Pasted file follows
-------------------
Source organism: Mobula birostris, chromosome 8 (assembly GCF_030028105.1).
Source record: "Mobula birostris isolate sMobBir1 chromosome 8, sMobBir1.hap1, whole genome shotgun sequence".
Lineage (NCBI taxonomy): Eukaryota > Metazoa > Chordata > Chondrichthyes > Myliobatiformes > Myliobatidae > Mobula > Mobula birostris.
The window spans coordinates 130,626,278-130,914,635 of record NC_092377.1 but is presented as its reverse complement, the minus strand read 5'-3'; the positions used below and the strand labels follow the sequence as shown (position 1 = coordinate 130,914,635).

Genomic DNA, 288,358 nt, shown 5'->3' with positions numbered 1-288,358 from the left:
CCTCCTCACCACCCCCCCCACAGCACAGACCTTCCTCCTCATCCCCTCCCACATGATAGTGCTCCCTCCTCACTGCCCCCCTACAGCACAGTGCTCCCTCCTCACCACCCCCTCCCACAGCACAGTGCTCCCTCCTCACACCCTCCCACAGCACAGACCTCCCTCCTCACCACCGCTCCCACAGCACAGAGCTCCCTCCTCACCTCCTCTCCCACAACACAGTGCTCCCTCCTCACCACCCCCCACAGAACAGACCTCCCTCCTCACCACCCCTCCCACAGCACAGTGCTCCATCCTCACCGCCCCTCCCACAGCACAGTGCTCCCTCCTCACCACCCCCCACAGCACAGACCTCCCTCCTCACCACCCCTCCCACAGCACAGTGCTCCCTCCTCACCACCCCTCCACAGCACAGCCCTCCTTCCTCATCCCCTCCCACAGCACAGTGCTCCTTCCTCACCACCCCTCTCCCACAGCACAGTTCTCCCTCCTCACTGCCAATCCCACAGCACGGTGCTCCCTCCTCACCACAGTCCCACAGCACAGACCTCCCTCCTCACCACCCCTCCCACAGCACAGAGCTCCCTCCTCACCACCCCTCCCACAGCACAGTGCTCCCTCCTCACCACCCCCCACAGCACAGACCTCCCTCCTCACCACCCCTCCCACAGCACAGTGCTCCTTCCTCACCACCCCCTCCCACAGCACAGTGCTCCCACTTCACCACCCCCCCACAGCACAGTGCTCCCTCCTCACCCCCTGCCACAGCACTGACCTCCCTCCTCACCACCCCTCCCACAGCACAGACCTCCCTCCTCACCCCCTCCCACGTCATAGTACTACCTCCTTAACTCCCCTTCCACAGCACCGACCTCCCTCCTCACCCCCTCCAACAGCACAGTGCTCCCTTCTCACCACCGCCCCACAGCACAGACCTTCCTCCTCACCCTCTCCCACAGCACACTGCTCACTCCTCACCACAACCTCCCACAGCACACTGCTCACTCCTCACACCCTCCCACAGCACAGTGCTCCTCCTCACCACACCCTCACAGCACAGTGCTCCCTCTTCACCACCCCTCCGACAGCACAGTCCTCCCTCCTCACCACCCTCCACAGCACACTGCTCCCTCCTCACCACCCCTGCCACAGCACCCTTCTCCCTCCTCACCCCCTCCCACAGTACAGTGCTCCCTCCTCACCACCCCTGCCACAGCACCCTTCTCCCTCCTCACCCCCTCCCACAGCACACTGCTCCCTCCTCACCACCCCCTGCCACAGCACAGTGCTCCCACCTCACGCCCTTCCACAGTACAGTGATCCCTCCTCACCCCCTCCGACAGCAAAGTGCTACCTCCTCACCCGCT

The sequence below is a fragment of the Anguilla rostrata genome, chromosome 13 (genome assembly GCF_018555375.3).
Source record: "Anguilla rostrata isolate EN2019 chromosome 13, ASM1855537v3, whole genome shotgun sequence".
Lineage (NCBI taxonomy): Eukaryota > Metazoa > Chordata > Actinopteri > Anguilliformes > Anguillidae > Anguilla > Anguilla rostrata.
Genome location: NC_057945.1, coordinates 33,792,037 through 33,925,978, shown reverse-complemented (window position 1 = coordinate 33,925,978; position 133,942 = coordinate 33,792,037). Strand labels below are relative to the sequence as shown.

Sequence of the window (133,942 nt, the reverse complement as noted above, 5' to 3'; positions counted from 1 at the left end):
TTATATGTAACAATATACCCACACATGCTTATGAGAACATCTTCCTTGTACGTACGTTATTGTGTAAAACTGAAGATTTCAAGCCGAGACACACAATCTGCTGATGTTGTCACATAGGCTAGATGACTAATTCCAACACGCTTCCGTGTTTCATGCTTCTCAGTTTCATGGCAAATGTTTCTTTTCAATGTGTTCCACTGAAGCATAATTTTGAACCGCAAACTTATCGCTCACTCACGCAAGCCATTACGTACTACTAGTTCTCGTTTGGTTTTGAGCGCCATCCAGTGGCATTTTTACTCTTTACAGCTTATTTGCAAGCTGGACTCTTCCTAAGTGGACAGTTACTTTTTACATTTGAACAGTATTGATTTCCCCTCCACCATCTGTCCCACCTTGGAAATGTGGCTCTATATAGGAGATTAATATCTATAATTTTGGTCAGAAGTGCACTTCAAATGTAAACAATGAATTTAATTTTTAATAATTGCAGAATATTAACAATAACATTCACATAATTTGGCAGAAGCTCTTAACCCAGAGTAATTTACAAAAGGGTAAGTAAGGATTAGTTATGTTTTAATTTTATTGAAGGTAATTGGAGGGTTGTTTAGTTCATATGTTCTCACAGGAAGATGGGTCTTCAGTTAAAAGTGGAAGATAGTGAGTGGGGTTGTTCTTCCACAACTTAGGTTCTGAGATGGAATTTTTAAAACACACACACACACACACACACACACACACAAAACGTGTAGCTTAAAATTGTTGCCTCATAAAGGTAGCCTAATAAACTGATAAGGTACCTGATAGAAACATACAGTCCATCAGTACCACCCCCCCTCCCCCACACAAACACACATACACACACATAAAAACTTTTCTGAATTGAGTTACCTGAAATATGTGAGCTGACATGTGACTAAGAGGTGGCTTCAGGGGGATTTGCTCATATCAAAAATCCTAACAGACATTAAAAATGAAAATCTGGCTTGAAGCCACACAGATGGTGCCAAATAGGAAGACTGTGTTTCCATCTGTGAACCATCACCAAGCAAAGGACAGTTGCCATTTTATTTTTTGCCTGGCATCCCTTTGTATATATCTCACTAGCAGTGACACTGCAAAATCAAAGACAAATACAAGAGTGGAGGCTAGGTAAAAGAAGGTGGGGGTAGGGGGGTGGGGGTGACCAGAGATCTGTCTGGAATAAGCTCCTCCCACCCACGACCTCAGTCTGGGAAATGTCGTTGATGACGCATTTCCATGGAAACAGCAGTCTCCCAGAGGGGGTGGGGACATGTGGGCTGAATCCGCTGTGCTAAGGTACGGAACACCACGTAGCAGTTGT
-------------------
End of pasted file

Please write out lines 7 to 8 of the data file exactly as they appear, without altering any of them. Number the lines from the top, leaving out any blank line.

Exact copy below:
The sequence below is a fragment of the Anguilla rostrata genome, chromosome 13 (genome assembly GCF_018555375.3).
Source record: "Anguilla rostrata isolate EN2019 chromosome 13, ASM1855537v3, whole genome shotgun sequence".